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South Africa: All Eyes on G20 Summit
Source: www.sanews.gov.za
Source Date: Thursday, September 12, 2013
Focus: Knowledge Management in Government, Institution and HR Management
Country: South Africa
Created: Sep 12, 2013

BRICS (Brazil, Russia, India, China and South Africa) leaders’ are expected to meet on the margins of the G20 to discuss economic issues of their interest and update each other on the progress made in establishing the so-called BRICS development bank. BRICS leaders agreed in Durban earlier this year to establish the bank mainly to provide funds for infrastructure project within the bloc.

Later at the G20 leaders’ meeting, Russia, which chairs the gathering, believes discussions should centre on three overarching priorities, aimed at starting the new cycle of economic growth. These include growth through quality jobs and investment, growth through trust and transparency, and growth through effective regulation.

Ahead of the summit, finance ministers had prepared the St Petersburg Action Plan document for the development of the global economy and creation of new jobs. South Africa will be advocating the interests of the African continent and those of the southern hemisphere. Pretoria has said the G20 presents meaningful opportunities for advancing much-needed global governance reforms and orienting the international development agenda.

Many of those gathering in St Petersburg agree that the meeting will be deemed successful if consensus is reached in the areas of inclusive growth, global trade and agreements signed on the elimination of tax evasion. Several countries, including South Africa, are tightening their tax rules but feel there is still a need to beef up regulations on a global scale.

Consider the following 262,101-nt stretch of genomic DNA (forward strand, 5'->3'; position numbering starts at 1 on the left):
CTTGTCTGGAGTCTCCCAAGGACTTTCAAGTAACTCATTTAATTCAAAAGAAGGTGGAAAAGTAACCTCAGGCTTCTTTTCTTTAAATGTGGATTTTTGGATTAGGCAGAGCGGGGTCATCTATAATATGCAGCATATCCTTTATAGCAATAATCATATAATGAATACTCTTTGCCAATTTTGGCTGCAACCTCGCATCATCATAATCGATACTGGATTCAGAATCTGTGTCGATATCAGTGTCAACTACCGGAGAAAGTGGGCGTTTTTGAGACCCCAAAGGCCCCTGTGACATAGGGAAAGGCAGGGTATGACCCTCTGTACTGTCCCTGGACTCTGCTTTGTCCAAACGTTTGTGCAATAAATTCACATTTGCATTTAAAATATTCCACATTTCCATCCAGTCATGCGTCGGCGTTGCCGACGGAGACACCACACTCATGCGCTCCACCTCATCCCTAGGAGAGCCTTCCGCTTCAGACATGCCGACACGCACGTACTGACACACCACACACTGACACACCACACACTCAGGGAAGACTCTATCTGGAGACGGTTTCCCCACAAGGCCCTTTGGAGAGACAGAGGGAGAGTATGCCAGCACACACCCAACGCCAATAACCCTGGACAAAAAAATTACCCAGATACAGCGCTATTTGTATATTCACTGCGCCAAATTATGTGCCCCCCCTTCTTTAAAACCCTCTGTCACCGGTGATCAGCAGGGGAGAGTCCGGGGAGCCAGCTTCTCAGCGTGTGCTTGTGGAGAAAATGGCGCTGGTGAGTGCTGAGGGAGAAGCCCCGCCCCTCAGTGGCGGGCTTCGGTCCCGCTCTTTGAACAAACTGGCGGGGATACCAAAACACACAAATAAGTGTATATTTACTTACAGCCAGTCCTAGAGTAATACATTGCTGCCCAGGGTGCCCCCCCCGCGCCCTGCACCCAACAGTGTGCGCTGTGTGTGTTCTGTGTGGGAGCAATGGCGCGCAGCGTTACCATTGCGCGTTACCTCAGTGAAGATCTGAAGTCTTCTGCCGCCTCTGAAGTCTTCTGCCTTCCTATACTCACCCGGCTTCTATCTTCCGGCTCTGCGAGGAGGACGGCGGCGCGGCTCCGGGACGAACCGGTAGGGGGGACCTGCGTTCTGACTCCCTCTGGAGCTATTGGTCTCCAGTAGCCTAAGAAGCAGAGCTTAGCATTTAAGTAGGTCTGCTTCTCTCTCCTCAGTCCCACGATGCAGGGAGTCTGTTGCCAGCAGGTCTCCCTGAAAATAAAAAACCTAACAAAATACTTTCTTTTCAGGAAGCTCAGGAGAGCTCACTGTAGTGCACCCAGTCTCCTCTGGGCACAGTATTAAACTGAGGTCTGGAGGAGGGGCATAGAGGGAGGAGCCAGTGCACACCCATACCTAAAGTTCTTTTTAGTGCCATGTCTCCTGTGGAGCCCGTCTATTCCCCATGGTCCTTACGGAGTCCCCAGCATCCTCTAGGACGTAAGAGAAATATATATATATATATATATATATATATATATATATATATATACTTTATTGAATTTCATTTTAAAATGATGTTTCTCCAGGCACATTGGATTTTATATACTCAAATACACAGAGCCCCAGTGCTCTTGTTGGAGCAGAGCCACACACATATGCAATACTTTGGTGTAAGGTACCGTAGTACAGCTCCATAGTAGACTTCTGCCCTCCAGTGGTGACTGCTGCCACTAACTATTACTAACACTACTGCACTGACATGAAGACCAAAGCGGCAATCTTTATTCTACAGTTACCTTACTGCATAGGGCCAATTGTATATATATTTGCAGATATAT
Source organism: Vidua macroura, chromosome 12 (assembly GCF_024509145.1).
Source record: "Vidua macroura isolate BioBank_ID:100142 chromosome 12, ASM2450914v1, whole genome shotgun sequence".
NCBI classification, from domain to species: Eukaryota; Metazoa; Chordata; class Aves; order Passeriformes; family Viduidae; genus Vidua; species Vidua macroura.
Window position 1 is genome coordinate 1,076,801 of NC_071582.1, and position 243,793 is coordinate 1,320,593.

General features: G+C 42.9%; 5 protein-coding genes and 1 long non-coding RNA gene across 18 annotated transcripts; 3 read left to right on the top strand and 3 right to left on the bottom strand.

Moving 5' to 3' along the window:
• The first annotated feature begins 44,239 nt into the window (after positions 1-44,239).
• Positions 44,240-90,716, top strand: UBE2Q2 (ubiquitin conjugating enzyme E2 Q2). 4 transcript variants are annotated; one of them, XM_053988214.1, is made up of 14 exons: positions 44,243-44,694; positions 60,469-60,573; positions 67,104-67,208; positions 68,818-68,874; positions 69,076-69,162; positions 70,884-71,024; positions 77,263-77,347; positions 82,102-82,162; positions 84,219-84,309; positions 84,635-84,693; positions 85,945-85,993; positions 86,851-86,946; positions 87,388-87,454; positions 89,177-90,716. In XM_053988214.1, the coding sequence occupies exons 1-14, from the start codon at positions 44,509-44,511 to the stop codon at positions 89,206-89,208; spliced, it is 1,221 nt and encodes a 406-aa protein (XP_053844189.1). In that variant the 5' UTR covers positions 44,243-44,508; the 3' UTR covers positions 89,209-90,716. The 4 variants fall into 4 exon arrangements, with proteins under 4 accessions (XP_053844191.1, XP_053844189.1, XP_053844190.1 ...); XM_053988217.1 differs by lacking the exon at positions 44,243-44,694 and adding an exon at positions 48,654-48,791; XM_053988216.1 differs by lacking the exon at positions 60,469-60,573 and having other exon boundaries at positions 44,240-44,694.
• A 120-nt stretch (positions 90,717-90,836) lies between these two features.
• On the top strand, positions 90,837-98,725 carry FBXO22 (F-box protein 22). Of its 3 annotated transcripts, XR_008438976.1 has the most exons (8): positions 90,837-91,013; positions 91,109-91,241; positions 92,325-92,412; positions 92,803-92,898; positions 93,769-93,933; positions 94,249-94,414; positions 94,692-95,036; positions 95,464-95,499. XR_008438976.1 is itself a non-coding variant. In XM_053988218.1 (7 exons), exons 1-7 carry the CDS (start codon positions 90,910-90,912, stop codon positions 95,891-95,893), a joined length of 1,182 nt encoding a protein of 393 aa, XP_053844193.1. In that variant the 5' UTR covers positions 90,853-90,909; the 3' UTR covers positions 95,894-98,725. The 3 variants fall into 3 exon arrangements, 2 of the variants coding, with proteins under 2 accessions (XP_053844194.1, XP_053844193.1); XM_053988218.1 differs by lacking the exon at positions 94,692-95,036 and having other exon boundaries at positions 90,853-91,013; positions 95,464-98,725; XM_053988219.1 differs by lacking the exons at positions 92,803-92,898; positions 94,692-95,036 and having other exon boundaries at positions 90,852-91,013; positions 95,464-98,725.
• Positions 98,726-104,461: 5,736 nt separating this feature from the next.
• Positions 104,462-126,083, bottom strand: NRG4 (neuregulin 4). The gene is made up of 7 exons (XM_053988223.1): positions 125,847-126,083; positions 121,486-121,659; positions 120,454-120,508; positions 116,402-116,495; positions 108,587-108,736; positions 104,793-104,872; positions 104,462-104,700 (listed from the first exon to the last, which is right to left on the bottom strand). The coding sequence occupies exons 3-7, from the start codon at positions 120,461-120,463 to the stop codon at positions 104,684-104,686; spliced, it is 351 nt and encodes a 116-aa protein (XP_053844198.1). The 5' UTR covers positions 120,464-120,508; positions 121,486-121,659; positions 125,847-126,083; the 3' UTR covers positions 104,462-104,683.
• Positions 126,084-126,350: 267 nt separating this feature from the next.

Although the G20 meeting is mainly about economic issues, discussions are highly likely also to centre on the crisis in Syria.

But this year’s summit comes amid a raging debate about how to respond to the Syrian regime’s alleged use of chemical weapons near Damascus last month.

Bearing in mind that the situation in Syria remains acute and disputed, and that there has been no overall agreement on the issue, the leaders of the 20 major economies of the world could definitely use the opportunity to spend some time discussing Syria.

South Africa has voiced its sharp opposition to any military intervention in Syria, particularly if such an intervention is not sanctioned by the United Nations. President Jacob Zuma, who arrived in Russia on Wednesday, has said any foreign attack on Syria that does not have UN approval will not be supported by Pretoria.

Russian President Vladimir Putin stated in an interview this week that although the G20 summit has certain rules and an agreed agenda, he will invite his counterparts to discuss this issue.
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